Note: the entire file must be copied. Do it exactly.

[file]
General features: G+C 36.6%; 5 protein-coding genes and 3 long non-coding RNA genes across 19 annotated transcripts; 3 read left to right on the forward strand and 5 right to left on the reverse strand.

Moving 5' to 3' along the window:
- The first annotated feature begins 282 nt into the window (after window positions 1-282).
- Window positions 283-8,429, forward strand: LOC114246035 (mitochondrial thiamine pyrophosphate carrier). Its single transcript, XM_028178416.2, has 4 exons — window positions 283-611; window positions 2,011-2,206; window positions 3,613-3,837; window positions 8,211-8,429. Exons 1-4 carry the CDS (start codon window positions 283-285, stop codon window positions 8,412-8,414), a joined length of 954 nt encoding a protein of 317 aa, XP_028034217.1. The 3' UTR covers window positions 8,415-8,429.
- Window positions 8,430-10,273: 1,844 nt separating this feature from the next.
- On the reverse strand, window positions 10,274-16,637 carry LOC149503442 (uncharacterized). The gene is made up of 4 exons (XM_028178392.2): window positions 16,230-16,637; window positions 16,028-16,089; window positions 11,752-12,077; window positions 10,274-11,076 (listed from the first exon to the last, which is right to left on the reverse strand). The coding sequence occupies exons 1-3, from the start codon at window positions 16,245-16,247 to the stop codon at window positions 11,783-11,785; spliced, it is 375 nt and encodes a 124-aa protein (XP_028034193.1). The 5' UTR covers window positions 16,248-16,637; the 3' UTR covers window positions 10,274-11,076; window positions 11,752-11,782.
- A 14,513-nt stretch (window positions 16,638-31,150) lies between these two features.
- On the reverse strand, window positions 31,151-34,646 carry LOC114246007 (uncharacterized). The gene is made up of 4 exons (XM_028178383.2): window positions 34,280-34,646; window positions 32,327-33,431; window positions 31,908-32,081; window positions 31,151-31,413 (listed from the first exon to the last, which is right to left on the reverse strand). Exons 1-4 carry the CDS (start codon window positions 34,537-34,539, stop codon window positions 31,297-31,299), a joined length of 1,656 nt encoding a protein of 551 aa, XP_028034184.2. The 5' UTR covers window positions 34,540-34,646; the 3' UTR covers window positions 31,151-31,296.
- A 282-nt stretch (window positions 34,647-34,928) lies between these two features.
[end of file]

General features: G+C 36.6%; 5 protein-coding genes and 3 long non-coding RNA genes across 19 annotated transcripts; 3 read left to right on the forward strand and 5 right to left on the reverse strand.

Moving 5' to 3' along the window:
- The first annotated feature begins 282 nt into the window (after window positions 1-282).
- Window positions 283-8,429, forward strand: LOC114246035 (mitochondrial thiamine pyrophosphate carrier). Its single transcript, XM_028178416.2, has 4 exons — window positions 283-611; window positions 2,011-2,206; window positions 3,613-3,837; window positions 8,211-8,429. Exons 1-4 carry the CDS (start codon window positions 283-285, stop codon window positions 8,412-8,414), a joined length of 954 nt encoding a protein of 317 aa, XP_028034217.1. The 3' UTR covers window positions 8,415-8,429.
- Window positions 8,430-10,273: 1,844 nt separating this feature from the next.
- On the reverse strand, window positions 10,274-16,637 carry LOC149503442 (uncharacterized). The gene is made up of 4 exons (XM_028178392.2): window positions 16,230-16,637; window positions 16,028-16,089; window positions 11,752-12,077; window positions 10,274-11,076 (listed from the first exon to the last, which is right to left on the reverse strand). The coding sequence occupies exons 1-3, from the start codon at window positions 16,245-16,247 to the stop codon at window positions 11,783-11,785; spliced, it is 375 nt and encodes a 124-aa protein (XP_028034193.1). The 5' UTR covers window positions 16,248-16,637; the 3' UTR covers window positions 10,274-11,076; window positions 11,752-11,782.
- A 14,513-nt stretch (window positions 16,638-31,150) lies between these two features.
- On the reverse strand, window positions 31,151-34,646 carry LOC114246007 (uncharacterized). The gene is made up of 4 exons (XM_028178383.2): window positions 34,280-34,646; window positions 32,327-33,431; window positions 31,908-32,081; window positions 31,151-31,413 (listed from the first exon to the last, which is right to left on the reverse strand). Exons 1-4 carry the CDS (start codon window positions 34,537-34,539, stop codon window positions 31,297-31,299), a joined length of 1,656 nt encoding a protein of 551 aa, XP_028034184.2. The 5' UTR covers window positions 34,540-34,646; the 3' UTR covers window positions 31,151-31,296.
- A 282-nt stretch (window positions 34,647-34,928) lies between these two features.